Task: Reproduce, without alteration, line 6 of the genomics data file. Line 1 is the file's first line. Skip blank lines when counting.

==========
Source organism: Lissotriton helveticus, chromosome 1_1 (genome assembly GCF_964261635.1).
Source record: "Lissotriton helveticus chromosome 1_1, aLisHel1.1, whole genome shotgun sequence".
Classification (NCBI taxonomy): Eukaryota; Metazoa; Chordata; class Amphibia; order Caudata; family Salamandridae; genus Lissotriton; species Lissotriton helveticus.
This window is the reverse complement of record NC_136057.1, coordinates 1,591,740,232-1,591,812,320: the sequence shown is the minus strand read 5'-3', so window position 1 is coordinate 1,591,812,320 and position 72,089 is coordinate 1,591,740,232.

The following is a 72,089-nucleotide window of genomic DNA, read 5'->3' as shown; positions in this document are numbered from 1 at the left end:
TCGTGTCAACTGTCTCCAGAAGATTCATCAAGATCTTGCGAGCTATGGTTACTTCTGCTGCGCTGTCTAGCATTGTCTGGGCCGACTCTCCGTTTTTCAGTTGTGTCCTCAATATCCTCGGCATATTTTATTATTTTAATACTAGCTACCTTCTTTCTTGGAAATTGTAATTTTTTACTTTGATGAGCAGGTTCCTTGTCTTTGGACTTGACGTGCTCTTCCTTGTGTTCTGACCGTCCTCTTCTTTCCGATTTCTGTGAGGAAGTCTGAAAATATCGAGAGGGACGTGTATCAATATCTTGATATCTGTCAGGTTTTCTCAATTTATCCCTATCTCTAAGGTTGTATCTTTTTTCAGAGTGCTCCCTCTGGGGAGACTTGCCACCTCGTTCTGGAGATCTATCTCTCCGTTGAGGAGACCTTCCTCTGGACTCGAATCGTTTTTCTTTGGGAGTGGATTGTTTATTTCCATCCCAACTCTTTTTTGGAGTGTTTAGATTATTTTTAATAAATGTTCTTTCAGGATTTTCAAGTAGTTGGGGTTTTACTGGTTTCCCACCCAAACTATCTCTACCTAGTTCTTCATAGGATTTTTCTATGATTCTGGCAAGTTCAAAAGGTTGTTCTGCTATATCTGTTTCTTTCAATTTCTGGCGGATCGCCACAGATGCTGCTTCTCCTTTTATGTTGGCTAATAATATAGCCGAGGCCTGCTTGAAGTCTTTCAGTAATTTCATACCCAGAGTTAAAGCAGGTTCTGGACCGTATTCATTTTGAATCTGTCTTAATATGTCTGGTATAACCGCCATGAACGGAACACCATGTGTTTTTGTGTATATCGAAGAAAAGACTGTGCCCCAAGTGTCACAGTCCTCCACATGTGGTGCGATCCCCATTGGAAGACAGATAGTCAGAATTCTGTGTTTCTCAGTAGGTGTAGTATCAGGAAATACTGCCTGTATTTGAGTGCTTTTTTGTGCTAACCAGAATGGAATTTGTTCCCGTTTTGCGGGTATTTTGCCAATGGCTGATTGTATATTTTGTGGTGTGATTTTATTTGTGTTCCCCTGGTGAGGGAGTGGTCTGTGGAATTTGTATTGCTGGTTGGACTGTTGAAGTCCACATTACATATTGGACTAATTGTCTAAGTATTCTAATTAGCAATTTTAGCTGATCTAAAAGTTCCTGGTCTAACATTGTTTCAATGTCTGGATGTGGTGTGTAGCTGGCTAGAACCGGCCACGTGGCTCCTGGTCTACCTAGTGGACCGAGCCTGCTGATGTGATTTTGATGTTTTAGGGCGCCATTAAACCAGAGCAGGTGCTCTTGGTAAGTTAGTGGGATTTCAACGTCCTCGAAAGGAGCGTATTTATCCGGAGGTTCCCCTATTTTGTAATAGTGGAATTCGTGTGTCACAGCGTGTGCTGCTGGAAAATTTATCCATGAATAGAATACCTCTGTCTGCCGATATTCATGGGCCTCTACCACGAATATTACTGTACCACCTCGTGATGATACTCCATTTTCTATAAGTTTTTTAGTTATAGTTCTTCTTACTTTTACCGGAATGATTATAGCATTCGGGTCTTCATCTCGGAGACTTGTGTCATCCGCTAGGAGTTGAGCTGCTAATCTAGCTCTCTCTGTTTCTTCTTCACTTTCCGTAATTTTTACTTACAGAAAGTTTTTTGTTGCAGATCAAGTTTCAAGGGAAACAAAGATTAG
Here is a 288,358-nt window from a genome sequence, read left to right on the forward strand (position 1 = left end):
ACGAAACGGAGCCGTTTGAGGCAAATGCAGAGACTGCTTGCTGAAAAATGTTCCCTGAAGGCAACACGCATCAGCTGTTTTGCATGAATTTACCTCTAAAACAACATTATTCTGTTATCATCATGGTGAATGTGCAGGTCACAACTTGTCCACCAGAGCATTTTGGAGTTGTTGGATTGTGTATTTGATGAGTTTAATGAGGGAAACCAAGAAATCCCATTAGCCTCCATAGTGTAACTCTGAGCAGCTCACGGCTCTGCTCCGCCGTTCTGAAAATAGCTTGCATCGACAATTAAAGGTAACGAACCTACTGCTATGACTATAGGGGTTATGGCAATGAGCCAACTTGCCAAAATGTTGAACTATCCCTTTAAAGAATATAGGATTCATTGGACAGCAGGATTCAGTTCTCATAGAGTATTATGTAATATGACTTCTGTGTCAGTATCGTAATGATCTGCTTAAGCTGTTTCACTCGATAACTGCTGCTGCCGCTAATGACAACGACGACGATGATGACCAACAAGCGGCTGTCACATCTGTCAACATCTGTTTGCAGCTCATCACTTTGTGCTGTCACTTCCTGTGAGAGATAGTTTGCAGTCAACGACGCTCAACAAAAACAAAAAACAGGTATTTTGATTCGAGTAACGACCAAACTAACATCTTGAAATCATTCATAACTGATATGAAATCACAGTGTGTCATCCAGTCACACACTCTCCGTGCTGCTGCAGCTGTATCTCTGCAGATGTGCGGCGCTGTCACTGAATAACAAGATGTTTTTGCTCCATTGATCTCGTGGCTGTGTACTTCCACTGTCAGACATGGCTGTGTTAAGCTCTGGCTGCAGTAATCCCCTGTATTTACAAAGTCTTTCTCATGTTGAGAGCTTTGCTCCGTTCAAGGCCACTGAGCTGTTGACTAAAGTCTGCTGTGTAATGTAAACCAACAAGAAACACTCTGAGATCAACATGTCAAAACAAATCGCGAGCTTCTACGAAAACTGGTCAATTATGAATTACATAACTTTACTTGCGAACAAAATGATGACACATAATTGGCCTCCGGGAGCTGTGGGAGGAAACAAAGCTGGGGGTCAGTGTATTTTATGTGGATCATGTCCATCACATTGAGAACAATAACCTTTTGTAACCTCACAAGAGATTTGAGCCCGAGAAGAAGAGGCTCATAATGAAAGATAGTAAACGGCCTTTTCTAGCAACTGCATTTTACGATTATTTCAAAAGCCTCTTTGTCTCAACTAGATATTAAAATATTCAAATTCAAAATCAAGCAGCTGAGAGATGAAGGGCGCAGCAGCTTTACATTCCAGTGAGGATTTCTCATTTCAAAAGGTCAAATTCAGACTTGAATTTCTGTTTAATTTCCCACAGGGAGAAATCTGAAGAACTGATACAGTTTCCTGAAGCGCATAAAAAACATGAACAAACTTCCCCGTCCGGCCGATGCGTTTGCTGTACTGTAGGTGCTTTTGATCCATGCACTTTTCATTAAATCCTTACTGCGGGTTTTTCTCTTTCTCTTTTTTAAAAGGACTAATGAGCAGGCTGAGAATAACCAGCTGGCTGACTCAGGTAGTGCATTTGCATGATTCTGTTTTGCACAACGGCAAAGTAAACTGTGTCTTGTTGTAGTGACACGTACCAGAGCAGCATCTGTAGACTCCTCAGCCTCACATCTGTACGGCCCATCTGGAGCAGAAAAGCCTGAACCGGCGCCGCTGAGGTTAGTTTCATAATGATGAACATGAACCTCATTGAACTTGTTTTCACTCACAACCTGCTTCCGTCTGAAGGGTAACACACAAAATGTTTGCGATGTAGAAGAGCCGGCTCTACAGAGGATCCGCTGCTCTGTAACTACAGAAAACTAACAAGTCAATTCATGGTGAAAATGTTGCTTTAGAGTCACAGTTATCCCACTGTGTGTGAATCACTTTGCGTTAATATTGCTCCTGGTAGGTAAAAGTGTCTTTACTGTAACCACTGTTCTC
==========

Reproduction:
TCGTGTCAACTGTCTCCAGAAGATTCATCAAGATCTTGCGAGCTATGGTTACTTCTGCTGCGCTGTCTAGCATTGTCTGGGCCGACTCTCCGTTTTTCAGTTGTGTCCTCAATATCCTCGGCATATTTTATTATTTTAATACTAGCTACCTTCTTTCTTGGAAATTGTAATTTTTTACTTTGATGAGCAGGTTCCTTGTCTTTGGACTTGACGTGCTCTTCCTTGTGTTCTGACCGTCCTCTTCTTTCCGATTTCTGTGAGGAAGTCTGAAAATATCGAGAGGGACGTGTATCAATATCTTGATATCTGTCAGGTTTTCTCAATTTATCCCTATCTCTAAGGTTGTATCTTTTTTCAGAGTGCTCCCTCTGGGGAGACTTGCCACCTCGTTCTGGAGATCTATCTCTCCGTTGAGGAGACCTTCCTCTGGACTCGAATCGTTTTTCTTTGGGAGTGGATTGTTTATTTCCATCCCAACTCTTTTTTGGAGTGTTTAGATTATTTTTAATAAATGTTCTTTCAGGATTTTCAAGTAGTTGGGGTTTTACTGGTTTCCCACCCAAACTATCTCTACCTAGTTCTTCATAGGATTTTTCTATGATTCTGGCAAGTTCAAAAGGTTGTTCTGCTATATCTGTTTCTTTCAATTTCTGGCGGATCGCCACAGATGCTGCTTCTCCTTTTATGTTGGCTAATAATATAGCCGAGGCCTGCTTGAAGTCTTTCAGTAATTTCATACCCAGAGTTAAAGCAGGTTCTGGACCGTATTCATTTTGAATCTGTCTTAATATGTCTGGTATAACCGCCATGAACGGAACACCATGTGTTTTTGTGTATATCGAAGAAAAGACTGTGCCCCAAGTGTCACAGTCCTCCACATGTGGTGCGATCCCCATTGGAAGACAGATAGTCAGAATTCTGTGTTTCTCAGTAGGTGTAGTATCAGGAAATACTGCCTGTATTTGAGTGCTTTTTTGTGCTAACCAGAATGGAATTTGTTCCCGTTTTGCGGGTATTTTGCCAATGGCTGATTGTATATTTTGTGGTGTGATTTTATTTGTGTTCCCCTGGTGAGGGAGTGGTCTGTGGAATTTGTATTGCTGGTTGGACTGTTGAAGTCCACATTACATATTGGACTAATTGTCTAAGTATTCTAATTAGCAATTTTAGCTGATCTAAAAGTTCCTGGTCTAACATTGTTTCAATGTCTGGATGTGGTGTGTAGCTGGCTAGAACCGGCCACGTGGCTCCTGGTCTACCTAGTGGACCGAGCCTGCTGATGTGATTTTGATGTTTTAGGGCGCCATTAAACCAGAGCAGGTGCTCTTGGTAAGTTAGTGGGATTTCAACGTCCTCGAAAGGAGCGTATTTATCCGGAGGTTCCCCTATTTTGTAATAGTGGAATTCGTGTGTCACAGCGTGTGCTGCTGGAAAATTTATCCATGAATAGAATACCTCTGTCTGCCGATATTCATGGGCCTCTACCACGAATATTACTGTACCACCTCGTGATGATACTCCATTTTCTATAAGTTTTTTAGTTATAGTTCTTCTTACTTTTACCGGAATGATTATAGCATTCGGGTCTTCATCTCGGAGACTTGTGTCATCCGCTAGGAGTTGAGCTGCTAATCTAGCTCTCTCTGTTTCTTCTTCACTTTCCGTAATTTTTACTTACAGAAAGTTTTTTGTTGCAGATCAAGTTTCAAGGGAAACAAAGATTAG